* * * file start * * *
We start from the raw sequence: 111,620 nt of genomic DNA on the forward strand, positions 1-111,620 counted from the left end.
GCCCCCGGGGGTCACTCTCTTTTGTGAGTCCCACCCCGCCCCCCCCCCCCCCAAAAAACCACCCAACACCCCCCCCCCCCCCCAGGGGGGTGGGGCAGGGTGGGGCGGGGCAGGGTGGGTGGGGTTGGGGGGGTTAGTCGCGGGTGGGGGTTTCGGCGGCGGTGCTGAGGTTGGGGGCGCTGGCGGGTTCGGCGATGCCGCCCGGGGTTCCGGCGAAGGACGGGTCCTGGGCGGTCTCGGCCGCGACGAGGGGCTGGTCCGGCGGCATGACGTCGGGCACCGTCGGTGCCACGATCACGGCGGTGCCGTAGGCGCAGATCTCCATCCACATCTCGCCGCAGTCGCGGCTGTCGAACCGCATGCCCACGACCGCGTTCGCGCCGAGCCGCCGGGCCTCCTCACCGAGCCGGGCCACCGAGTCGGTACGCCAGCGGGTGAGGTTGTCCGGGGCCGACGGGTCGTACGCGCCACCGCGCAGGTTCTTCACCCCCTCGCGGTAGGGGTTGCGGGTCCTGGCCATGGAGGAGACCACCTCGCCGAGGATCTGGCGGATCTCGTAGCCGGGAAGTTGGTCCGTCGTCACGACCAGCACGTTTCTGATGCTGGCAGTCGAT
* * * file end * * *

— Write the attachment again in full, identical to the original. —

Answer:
We start from the raw sequence: 111,620 nt of genomic DNA on the forward strand, positions 1-111,620 counted from the left end.
GCCCCCGGGGGTCACTCTCTTTTGTGAGTCCCACCCCGCCCCCCCCCCCCCCAAAAAACCACCCAACACCCCCCCCCCCCCCCAGGGGGGTGGGGCAGGGTGGGGCGGGGCAGGGTGGGTGGGGTTGGGGGGGTTAGTCGCGGGTGGGGGTTTCGGCGGCGGTGCTGAGGTTGGGGGCGCTGGCGGGTTCGGCGATGCCGCCCGGGGTTCCGGCGAAGGACGGGTCCTGGGCGGTCTCGGCCGCGACGAGGGGCTGGTCCGGCGGCATGACGTCGGGCACCGTCGGTGCCACGATCACGGCGGTGCCGTAGGCGCAGATCTCCATCCACATCTCGCCGCAGTCGCGGCTGTCGAACCGCATGCCCACGACCGCGTTCGCGCCGAGCCGCCGGGCCTCCTCACCGAGCCGGGCCACCGAGTCGGTACGCCAGCGGGTGAGGTTGTCCGGGGCCGACGGGTCGTACGCGCCACCGCGCAGGTTCTTCACCCCCTCGCGGTAGGGGTTGCGGGTCCTGGCCATGGAGGAGACCACCTCGCCGAGGATCTGGCGGATCTCGTAGCCGGGAAGTTGGTCCGTCGTCACGACCAGCACGTTTCTGATGCTGGCAGTCGAT